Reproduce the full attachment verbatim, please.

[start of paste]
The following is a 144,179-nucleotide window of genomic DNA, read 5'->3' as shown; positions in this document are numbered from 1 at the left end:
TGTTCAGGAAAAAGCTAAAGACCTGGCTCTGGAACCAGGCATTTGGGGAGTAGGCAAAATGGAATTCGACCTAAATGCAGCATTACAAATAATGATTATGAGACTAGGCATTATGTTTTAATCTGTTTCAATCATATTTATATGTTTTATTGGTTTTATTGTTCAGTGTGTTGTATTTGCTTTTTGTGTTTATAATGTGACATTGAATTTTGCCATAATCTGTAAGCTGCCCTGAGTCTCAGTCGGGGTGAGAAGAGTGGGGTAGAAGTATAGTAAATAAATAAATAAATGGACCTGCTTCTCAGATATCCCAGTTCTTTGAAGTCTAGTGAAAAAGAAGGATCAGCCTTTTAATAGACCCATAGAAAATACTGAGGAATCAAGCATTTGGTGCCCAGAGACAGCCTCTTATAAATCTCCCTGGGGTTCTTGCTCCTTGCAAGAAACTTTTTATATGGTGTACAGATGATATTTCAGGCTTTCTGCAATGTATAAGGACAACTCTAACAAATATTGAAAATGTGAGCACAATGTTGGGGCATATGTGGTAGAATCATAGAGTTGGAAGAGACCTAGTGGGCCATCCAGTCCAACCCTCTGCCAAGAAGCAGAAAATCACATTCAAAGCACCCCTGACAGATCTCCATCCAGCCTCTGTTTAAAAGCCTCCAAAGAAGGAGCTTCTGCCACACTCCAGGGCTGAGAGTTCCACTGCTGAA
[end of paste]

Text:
The following is a 144,179-nucleotide window of genomic DNA, read 5'->3' as shown; positions in this document are numbered from 1 at the left end:
TGTTCAGGAAAAAGCTAAAGACCTGGCTCTGGAACCAGGCATTTGGGGAGTAGGCAAAATGGAATTCGACCTAAATGCAGCATTACAAATAATGATTATGAGACTAGGCATTATGTTTTAATCTGTTTCAATCATATTTATATGTTTTATTGGTTTTATTGTTCAGTGTGTTGTATTTGCTTTTTGTGTTTATAATGTGACATTGAATTTTGCCATAATCTGTAAGCTGCCCTGAGTCTCAGTCGGGGTGAGAAGAGTGGGGTAGAAGTATAGTAAATAAATAAATAAATGGACCTGCTTCTCAGATATCCCAGTTCTTTGAAGTCTAGTGAAAAAGAAGGATCAGCCTTTTAATAGACCCATAGAAAATACTGAGGAATCAAGCATTTGGTGCCCAGAGACAGCCTCTTATAAATCTCCCTGGGGTTCTTGCTCCTTGCAAGAAACTTTTTATATGGTGTACAGATGATATTTCAGGCTTTCTGCAATGTATAAGGACAACTCTAACAAATATTGAAAATGTGAGCACAATGTTGGGGCATATGTGGTAGAATCATAGAGTTGGAAGAGACCTAGTGGGCCATCCAGTCCAACCCTCTGCCAAGAAGCAGAAAATCACATTCAAAGCACCCCTGACAGATCTCCATCCAGCCTCTGTTTAAAAGCCTCCAAAGAAGGAGCTTCTGCCACACTCCAGGGCTGAGAGTTCCACTGCTGAA